NICOSIA, Cyprus – There were long lines of anxious people but no sign of trouble as banks in Cyprus opened Thursday for the first time in nearly two weeks, following an international bailout that sought to prevent the country from financial ruin.
The government has imposed a daily limit on how much people can withdraw to stop a run on its banks, the first such action in the 14-year history of the euro currency. Cypriots took the measure in stride, aware that with their economy teetering on the edge of collapse, any undue panic would make the situation worse.
“Everything has been paralyzed. Besides my business being already low, now no one thinks of buying flowers,” said flower shop owner Christos Papamichael, who was among about 30 people waiting patiently for bank doors to open. “People think of anything (else) besides flowers; they’ve got other priorities.”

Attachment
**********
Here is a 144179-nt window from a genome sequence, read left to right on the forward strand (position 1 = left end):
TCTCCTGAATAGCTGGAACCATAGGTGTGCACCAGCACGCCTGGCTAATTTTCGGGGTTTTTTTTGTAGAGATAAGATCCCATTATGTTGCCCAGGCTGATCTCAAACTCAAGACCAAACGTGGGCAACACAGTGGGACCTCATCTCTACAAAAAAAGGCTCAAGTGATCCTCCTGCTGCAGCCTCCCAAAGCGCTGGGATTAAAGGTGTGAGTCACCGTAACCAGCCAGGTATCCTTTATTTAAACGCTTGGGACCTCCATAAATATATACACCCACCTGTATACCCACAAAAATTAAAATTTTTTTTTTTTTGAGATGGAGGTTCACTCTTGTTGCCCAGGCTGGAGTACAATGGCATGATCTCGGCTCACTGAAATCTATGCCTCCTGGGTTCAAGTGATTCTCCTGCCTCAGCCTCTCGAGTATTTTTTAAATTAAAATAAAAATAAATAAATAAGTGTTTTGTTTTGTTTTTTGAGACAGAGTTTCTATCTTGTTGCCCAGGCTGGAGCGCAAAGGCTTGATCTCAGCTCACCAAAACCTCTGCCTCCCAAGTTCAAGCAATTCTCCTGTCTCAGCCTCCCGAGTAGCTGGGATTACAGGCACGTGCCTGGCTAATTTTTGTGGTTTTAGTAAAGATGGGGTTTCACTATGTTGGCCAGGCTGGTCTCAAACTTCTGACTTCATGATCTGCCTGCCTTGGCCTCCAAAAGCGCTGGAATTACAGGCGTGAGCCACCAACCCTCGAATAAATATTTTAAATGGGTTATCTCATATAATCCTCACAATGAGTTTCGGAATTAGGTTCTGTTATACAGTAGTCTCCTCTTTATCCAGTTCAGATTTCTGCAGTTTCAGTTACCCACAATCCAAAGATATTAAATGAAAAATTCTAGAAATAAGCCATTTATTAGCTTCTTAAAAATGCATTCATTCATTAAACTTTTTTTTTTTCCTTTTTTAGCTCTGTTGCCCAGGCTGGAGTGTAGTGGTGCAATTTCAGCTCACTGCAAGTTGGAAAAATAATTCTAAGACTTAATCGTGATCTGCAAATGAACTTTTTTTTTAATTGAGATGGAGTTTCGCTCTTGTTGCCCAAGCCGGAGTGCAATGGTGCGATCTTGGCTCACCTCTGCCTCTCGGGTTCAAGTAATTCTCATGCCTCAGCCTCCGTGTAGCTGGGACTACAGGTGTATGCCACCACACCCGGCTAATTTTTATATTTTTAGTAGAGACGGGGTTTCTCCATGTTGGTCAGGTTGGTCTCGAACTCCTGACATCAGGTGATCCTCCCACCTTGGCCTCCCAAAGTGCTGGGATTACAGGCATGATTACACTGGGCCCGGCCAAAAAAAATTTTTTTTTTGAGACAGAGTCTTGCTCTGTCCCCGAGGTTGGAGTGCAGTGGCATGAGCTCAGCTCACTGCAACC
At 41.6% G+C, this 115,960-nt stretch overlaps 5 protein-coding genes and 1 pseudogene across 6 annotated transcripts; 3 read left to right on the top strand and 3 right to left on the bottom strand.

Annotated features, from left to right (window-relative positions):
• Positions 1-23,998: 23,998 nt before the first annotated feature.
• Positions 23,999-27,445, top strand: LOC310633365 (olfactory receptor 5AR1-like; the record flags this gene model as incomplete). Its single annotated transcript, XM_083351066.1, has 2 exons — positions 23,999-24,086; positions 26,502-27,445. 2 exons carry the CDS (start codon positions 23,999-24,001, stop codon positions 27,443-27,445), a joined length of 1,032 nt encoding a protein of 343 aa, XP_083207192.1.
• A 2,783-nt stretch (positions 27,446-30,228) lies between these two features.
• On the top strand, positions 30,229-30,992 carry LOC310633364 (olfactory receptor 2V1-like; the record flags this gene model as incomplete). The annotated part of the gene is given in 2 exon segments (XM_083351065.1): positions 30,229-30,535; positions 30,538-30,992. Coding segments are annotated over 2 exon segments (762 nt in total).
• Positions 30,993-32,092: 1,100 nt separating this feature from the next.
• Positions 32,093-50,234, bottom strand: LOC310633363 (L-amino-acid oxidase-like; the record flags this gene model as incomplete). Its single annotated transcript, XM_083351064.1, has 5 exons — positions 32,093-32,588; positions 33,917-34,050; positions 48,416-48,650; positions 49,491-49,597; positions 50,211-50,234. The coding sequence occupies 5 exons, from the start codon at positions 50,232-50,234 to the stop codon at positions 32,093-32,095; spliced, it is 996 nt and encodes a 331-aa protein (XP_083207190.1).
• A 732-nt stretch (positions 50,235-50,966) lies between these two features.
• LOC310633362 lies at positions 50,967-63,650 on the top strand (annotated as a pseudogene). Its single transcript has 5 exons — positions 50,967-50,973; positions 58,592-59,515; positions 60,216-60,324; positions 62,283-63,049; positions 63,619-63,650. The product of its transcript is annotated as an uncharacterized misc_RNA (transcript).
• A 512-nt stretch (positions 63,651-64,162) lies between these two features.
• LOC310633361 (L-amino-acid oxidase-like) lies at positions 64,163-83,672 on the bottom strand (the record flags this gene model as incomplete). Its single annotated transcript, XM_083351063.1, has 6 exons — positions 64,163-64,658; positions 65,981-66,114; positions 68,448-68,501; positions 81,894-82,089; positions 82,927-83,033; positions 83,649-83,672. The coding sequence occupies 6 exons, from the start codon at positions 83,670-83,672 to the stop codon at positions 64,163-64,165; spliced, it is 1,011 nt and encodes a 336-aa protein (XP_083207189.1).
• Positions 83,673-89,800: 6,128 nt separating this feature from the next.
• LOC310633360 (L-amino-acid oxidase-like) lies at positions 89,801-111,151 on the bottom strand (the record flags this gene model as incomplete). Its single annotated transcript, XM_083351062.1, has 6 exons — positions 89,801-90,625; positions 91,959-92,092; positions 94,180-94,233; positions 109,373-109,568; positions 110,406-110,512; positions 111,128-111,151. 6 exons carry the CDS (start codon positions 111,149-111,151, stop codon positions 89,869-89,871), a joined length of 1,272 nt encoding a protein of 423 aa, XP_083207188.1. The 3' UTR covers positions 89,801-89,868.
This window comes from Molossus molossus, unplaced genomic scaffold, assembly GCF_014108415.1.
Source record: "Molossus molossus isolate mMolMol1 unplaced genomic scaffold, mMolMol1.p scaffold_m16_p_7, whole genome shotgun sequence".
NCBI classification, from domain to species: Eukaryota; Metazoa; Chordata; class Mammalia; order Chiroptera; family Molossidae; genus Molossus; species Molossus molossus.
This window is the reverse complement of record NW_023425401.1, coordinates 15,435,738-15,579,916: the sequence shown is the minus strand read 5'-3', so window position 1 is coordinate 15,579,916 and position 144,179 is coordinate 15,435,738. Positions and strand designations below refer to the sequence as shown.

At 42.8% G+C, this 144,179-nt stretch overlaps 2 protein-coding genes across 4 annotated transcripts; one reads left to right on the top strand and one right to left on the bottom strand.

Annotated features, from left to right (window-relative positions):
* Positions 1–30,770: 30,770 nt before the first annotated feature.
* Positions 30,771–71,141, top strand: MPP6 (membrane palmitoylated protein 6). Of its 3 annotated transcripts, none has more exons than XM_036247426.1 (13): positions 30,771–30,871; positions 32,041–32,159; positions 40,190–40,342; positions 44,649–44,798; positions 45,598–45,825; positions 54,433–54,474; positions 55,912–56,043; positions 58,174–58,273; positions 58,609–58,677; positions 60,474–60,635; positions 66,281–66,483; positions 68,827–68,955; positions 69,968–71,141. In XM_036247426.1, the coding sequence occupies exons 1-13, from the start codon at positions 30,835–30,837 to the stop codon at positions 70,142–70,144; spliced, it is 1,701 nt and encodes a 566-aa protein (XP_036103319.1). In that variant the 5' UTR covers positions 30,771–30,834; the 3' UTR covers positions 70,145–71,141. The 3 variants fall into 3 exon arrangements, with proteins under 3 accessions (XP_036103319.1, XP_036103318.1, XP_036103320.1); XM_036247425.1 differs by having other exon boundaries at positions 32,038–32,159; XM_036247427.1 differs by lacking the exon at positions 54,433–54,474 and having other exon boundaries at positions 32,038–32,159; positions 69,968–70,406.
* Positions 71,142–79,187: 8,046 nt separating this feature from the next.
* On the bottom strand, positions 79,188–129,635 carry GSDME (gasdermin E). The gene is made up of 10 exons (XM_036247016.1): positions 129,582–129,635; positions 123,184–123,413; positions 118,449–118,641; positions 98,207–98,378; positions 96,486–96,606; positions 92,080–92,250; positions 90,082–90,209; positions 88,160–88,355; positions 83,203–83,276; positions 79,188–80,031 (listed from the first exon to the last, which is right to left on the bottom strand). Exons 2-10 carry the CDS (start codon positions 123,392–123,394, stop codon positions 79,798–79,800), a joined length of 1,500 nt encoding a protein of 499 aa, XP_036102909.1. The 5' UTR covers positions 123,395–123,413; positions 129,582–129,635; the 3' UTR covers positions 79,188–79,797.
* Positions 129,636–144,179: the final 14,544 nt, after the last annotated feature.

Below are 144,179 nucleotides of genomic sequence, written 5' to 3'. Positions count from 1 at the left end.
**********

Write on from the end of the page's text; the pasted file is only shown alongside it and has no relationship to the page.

Guards from private security firms reinforced police Thursday outside some ATMs and banks in the capital, Nicosia, but no problems controlling crowds was reported.
President Nicos Anastasiades expressed his “warm gratitude and deep appreciation towards the Cypriot people for the maturity and spirit of responsibility they have shown at a critical time for the stability of the Cypriot economy,” a statement from his office said.
Banks have been shut in Cyprus since March 16 to prevent people from draining their accounts as politicians scrambled to come up with a plan to allow the country to qualify for 10 billion euros ($12.9 billion) in international bailout loans for its financial sector.
A deal was finally reached with other euro countries and the International Monetary Fund early Monday.